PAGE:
When you use your cellphone, it connects to the main telephone network through a cellsite. Cellsites are also known as cellphone towers or base stations.
Cellsites communicate with nearby cellphones using radio signals. These radio signals are made up of radiofrequency fields.
So that people aren’t exposed to strong radiofrequency fields, cellsites must operate within the limits set out under the New Zealand radiofrequency field exposure standard.
Radiofrequency field levels near cellsites
People living near cellsites are only exposed to weak radiofrequency fields. This is because cellsites:
- are designed to send most of the radio signals away from the site, not to the area right next to it
- automatically adjust their power, so they use just enough to handle calls going through the site
- can’t transmit above a maximum power level.
Measurements of radiofrequency fields around towers
Measurements have been taken around several hundred cellsites in New Zealand.
- At most sites, the highest exposure is less than 1% of the limit in the New Zealand exposure standard.
- Where exposures are higher, they are rarely more than a few percent of the limit. None has exceeded the limit.
- Exposures are even lower if there is no direct line of sight to the cellsite.
Overall, the research evidence does not show that such low exposures can harm your health.
Exposure levels around multiple cellsites
Maximum exposures generally aren’t any stronger even where cellsites are close together. Each cellsite only has a small area where the exposure is highest. Radiofrequency fields quickly get weaker outside that area. It would be unusual for 2 or more sites to have those areas fall close together.
Cellphone technology has evolved over the years as the numbers of users and demand for data has increased. 5G, the next iteration of cellphone technology, will start to be used in 2020 – although a few test sites might operate before then.
The way information is encoded onto the 5G radio signal is similar to 4G.
- Cellsites using 5G will have to comply with the New Zealand exposure standard.
- Initially 5G will use frequencies similar to those already used by cellsites. Eventually higher frequencies will be used. The existing New Zealand exposure standard covers all these frequencies, and research published since the standard was adopted still supports the limits set in the standard.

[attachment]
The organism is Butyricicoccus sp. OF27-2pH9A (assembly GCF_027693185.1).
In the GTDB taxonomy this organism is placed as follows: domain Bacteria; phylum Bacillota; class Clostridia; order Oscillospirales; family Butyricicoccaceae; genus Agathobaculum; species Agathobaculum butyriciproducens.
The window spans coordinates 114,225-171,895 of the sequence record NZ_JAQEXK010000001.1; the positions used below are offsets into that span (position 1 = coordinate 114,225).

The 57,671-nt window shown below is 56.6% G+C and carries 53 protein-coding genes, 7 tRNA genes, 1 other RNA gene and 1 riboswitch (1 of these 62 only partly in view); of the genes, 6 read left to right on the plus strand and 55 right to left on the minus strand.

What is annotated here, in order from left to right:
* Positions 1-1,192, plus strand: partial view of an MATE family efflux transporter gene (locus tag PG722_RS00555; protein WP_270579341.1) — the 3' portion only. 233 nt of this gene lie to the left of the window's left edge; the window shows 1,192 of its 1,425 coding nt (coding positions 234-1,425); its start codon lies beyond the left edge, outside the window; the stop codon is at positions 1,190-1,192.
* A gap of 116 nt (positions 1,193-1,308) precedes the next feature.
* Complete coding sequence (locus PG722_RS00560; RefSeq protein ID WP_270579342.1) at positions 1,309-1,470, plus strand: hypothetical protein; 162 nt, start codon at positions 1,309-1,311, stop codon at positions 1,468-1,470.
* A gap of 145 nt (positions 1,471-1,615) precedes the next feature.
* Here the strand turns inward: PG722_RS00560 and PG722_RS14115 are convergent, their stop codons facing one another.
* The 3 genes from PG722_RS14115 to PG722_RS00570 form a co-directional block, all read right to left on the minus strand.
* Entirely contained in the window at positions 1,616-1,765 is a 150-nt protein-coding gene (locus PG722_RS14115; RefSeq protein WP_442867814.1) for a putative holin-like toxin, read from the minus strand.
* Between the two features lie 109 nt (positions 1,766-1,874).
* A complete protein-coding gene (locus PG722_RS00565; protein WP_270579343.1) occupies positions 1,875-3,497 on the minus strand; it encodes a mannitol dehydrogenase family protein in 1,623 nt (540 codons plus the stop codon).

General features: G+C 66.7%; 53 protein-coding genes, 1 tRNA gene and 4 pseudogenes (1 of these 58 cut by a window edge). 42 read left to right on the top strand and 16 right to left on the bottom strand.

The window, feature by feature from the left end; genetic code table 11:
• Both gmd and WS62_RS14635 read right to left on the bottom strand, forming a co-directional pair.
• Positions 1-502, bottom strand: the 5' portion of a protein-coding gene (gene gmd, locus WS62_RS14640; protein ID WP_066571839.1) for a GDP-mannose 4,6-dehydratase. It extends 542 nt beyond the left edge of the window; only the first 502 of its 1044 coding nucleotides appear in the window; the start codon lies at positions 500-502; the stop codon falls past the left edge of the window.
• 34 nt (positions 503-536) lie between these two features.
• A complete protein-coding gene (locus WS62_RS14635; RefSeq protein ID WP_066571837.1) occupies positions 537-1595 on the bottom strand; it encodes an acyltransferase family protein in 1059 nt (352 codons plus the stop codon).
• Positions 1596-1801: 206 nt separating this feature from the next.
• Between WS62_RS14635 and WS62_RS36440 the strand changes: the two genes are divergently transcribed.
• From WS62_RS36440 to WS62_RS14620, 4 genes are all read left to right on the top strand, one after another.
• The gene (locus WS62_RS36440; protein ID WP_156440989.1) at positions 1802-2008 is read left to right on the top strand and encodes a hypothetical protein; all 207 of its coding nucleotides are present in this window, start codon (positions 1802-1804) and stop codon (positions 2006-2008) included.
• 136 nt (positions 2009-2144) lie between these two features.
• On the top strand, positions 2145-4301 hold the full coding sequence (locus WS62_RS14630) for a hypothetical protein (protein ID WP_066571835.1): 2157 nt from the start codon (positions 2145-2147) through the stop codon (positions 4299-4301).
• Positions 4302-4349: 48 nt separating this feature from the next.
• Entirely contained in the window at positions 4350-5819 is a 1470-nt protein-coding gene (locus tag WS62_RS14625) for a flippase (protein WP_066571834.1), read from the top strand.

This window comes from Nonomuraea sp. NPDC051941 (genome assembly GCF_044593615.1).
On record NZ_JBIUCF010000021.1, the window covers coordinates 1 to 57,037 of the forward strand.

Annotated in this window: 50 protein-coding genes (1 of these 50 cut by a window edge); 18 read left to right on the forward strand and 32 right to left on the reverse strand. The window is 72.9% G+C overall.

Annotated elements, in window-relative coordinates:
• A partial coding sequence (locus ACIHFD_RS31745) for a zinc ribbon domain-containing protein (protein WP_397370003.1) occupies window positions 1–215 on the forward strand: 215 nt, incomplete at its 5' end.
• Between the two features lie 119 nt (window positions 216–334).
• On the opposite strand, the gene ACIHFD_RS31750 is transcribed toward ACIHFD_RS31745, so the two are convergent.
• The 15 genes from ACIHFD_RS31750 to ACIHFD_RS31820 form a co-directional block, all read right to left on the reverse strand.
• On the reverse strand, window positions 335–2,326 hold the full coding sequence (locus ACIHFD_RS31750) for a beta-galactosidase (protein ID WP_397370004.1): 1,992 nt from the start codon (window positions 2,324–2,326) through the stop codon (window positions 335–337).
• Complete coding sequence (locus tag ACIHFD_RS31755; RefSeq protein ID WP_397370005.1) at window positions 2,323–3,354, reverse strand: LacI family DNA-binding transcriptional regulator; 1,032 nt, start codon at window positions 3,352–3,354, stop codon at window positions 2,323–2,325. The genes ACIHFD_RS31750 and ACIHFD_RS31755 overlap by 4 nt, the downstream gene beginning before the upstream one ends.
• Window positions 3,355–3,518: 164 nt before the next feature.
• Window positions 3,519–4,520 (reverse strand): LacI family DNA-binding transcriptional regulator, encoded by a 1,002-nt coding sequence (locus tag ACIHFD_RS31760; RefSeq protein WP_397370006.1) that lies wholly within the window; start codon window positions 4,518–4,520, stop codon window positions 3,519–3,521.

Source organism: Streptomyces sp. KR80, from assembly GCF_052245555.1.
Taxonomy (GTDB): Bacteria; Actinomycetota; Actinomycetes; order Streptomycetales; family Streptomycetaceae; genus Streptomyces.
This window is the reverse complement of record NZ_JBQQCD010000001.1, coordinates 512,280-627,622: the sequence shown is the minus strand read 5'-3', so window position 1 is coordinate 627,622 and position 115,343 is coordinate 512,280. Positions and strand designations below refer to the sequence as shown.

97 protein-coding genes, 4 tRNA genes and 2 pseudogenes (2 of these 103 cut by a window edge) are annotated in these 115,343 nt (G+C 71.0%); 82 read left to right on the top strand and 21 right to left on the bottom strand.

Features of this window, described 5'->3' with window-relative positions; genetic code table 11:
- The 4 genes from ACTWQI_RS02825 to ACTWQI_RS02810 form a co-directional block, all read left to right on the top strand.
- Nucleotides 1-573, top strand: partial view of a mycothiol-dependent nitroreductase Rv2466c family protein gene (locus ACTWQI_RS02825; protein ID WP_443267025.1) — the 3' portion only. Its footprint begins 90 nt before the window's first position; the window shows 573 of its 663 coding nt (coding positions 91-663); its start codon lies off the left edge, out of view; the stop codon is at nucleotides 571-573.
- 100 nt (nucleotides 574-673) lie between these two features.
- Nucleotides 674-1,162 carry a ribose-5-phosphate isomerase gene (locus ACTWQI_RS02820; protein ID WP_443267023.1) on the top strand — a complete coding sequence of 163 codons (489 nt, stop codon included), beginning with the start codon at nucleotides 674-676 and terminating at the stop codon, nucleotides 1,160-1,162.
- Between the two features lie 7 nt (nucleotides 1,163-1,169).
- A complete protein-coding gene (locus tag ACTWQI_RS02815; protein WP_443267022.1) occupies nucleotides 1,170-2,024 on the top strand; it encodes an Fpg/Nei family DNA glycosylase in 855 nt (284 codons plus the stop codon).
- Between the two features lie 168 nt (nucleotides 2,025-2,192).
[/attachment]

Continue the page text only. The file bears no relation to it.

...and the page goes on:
- Measurements at test sites suggest that exposures from 5G transmitters will be similar to those from the current technologies.
- As happens already, if demand increases then more sites will be needed, each covering a smaller area. As they cover a smaller area, they will need less power, so exposures should be no greater than around existing sites.
For more information, see our factsheet:
See also 5G questions and answers.
Finding out about local cellsites
If you want to find out about exposures from a specific cellsite, you could ask:
- the company which operates the site
- the planning department of your local council – they may have received exposure estimates before a site was installed, or requested measurements once it was operating.
Find out more from the Ministry
You can download independent monitoring reports commissioned by companies that operate cellsites at Cellsite monitoring.
An interagency committee monitors research into the health effects of radiofrequency fields. Find out more at Research into non-ionising radiation.
NZS 2772.1:1999 Radiofrequency fields – Maximum exposure levels sets out limits for exposure to the radiofrequency radiation. Find out more at Radiofrequency field exposure standard.
Exposures to radiofrequency fields near 5G cellsites: This report presents the results of measurements of exposures to radiofrequency (RF) fields near 5G cellsites in Queenstown and Auckland.
Exposures to radiofrequency fields near Spark 5G sites in Palmerston North: This report presents the results of measurements of exposures to radiofrequency (RF) fields near Spark 5G cellsites in Palmerston North.